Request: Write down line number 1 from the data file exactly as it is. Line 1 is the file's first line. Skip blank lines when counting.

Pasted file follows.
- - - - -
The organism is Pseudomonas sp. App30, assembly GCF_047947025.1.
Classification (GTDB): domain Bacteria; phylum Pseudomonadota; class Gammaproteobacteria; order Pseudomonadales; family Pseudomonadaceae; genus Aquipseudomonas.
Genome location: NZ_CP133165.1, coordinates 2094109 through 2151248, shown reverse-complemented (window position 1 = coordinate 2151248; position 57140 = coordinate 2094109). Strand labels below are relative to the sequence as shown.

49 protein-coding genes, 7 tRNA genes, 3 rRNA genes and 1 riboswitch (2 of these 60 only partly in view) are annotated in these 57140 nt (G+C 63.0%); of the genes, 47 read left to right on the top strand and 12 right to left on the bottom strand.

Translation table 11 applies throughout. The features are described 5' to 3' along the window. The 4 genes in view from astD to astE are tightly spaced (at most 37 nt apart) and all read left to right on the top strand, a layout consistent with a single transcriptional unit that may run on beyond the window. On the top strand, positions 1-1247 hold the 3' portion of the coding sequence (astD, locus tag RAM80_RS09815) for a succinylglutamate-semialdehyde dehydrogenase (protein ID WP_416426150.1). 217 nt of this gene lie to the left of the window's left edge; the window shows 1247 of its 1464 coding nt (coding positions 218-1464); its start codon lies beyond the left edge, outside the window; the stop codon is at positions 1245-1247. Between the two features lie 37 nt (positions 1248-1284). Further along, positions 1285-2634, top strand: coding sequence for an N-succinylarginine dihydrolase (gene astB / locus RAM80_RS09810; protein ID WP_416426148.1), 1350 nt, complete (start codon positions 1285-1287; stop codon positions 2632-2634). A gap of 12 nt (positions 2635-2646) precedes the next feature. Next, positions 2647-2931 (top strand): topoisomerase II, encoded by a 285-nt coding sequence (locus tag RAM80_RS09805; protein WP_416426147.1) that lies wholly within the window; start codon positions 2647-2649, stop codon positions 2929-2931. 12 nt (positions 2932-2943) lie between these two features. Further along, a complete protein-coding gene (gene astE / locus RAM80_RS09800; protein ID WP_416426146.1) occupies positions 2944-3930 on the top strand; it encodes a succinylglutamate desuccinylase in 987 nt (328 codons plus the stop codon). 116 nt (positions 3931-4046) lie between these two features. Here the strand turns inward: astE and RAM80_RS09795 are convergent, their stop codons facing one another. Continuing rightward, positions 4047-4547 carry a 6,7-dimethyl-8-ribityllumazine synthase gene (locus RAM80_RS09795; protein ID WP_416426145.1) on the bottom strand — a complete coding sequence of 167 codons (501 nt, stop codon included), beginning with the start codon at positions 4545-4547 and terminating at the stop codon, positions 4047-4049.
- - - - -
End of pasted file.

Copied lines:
The organism is Pseudomonas sp. App30, assembly GCF_047947025.1.